Yaakov then continues on his way to the house of his uncle, Lavan. There he marries Leah and Rachel and the tribes of Israel are born. All knew that there were going to be a total of twelve tribes. The names given reflect the desire that the Matriarches had to mother these tribes. After ten tribes had already been born, Rachel gives birth to her first.
“Va’tomar asaf Elokim es cherpasi. Vatikra es shmo Yosef (30:23)” – And she said that Hashem has gathered in my disgrace and she called his name Yosef.
Rashi offers a seemingly strange explanation as to why this name Yosef was chosen. Until a child was born, there was no one to blame when something would break or when the last cookie would be eaten. This child would ‘asaf es cherpasa’ – gather in her disgrace – give her an alibi. She named him Yosef. Seemingly petty.
Appreciation and thanks are often hard to feel and to express. The debt of gratitude causes us to feel burdened and uncomfortable. We often tend to minimize what others have done for us. How much have I really gained, anyway?
An act of kindness is ordinarily multifaceted. The major benefit is often accompanied by myriad smaller aspects that are also beneficial. We’ll often show our appreciation for the major aspect, thereby ignoring the lesser, more petty, ones.
Rachel was overjoyed that she had mothered a tribe of Israel. She would now play a major role in the odyssey of the human race’s quest toward spirituality. She had become a mother of Israel. She was ecstatic. At the same time, she didn’t overlook the multitude of smaller benefits gained by having mothered a child. All the way down to the petty benefit of having an alibi when something would break. She felt appreciation on all of the levels. She wanted a constant reminder to always appreciate all of the aspects. She named him Yosef.
After twenty years of working for Lavan and dealing with all of his treachery, Hashem commands Yaakov to return home.
“Shuve el eretz avosecha ul’molad’techa v’eh’yeh im’cha (31:3)” – Return to the land of your fathers, to your birthplace and I’ll be with you.
Yaakov summons Rachel and Leah out to the field where he can speak to them confidentially. “You know how honestly I’ve served your father and how deceitfully he’s treated us. Hashem has spoken to me and has said to return home.”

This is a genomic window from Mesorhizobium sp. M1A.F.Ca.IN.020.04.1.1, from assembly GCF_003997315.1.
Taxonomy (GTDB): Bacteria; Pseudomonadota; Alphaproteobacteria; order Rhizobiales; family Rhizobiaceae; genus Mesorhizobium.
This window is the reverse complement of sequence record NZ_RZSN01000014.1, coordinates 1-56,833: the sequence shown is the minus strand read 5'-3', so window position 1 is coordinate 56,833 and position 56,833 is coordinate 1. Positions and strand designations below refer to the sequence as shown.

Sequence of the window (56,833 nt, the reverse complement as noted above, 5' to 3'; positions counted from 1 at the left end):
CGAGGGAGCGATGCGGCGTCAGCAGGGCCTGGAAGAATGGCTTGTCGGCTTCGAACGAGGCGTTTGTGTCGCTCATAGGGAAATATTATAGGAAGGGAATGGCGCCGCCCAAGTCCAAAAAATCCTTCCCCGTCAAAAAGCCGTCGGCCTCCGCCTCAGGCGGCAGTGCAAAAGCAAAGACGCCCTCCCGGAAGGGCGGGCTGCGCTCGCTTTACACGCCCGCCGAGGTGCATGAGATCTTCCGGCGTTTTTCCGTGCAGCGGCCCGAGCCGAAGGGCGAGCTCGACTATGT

Rachel and Leah give a somewhat puzzling response. Have we any portion in our father’s house? He sold us to you to pay for your work and then withheld the wages of your additional years of work. Whatever Hashem has told you we should do.
Why was the first half of this answer necessary? Regardless of how they had been treated, if Hashem said to go, you go!
I once heard the following explanation from Rav Yaakov Weinberg, shlit”a. A command from Hashem can only be the best possible course of action for a person to take. There are times when we recognize the clear benefits of listening and there are times when complying would appear to cause detrimental results. We must use the times when we see the benefits to build faith and trust and thereby strengthen ourselves for the times that we don’t.
Rachel and Leah certainly would have followed the command of Hashem and would have left even the best circumstances behind. However, being that this was a case where the benefits were evident, they utilized this opportunity to ingrain in themselves the idea that every command of Hashem is purely beneficial.
Copyright © 1997 by Rabbi Yisroel Ciner and Project Genesis, Inc.
The author teaches at Neveh Tzion in Telzstone (near Yerushalayim).